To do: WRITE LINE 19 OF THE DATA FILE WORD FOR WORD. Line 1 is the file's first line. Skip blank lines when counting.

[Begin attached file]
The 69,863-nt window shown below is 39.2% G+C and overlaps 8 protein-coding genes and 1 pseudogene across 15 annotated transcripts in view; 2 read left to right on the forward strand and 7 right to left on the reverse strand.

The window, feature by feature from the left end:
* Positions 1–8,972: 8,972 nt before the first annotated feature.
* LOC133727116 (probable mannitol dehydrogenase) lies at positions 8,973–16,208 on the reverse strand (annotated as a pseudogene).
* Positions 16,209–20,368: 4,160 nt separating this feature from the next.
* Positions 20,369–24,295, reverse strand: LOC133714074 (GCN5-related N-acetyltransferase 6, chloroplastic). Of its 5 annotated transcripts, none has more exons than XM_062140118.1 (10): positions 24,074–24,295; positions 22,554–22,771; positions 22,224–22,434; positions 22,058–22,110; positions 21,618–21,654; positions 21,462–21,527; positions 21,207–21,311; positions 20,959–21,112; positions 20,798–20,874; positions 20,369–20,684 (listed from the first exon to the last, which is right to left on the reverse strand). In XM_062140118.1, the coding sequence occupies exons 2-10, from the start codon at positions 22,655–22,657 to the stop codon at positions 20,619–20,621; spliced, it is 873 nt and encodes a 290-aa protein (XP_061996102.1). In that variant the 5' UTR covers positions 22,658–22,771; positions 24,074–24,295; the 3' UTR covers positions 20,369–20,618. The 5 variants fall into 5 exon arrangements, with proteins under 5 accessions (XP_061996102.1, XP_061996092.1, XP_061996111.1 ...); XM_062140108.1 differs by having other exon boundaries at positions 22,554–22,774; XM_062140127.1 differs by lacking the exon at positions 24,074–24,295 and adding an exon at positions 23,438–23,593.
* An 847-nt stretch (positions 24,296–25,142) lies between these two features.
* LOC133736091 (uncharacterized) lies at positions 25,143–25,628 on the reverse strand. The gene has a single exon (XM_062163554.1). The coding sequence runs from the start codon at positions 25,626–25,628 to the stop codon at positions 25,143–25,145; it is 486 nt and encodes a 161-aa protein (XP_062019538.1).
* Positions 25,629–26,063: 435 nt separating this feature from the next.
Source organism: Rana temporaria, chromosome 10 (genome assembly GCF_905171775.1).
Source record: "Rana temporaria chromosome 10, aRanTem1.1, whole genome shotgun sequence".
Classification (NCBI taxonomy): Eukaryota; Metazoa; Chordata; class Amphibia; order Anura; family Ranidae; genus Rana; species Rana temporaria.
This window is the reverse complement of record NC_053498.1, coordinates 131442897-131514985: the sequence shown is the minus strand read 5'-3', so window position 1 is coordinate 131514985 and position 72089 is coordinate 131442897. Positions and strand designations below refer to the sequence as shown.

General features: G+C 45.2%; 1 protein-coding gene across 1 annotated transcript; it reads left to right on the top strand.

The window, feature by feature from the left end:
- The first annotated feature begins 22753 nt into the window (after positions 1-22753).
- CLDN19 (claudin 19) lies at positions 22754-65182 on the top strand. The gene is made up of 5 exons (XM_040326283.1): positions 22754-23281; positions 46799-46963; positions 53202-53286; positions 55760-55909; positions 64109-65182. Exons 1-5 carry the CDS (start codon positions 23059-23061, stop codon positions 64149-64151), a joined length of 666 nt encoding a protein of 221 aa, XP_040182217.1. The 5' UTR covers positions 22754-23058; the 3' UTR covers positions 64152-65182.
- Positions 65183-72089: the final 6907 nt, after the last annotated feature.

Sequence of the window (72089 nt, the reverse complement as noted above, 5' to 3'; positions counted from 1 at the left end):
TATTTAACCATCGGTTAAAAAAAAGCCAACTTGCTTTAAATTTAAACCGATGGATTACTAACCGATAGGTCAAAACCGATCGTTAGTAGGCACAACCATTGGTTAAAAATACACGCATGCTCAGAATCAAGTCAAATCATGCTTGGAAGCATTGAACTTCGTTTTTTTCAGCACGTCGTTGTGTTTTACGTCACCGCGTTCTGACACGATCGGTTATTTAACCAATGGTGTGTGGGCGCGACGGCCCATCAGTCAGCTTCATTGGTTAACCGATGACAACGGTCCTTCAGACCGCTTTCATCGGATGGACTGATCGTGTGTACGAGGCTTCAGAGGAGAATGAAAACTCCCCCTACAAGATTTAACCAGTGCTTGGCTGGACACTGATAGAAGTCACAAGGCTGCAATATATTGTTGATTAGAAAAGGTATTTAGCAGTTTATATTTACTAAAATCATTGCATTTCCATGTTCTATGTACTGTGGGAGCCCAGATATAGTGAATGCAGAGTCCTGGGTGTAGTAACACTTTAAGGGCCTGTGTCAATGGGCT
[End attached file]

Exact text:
Sequence of the window (72089 nt, the reverse complement as noted above, 5' to 3'; positions counted from 1 at the left end):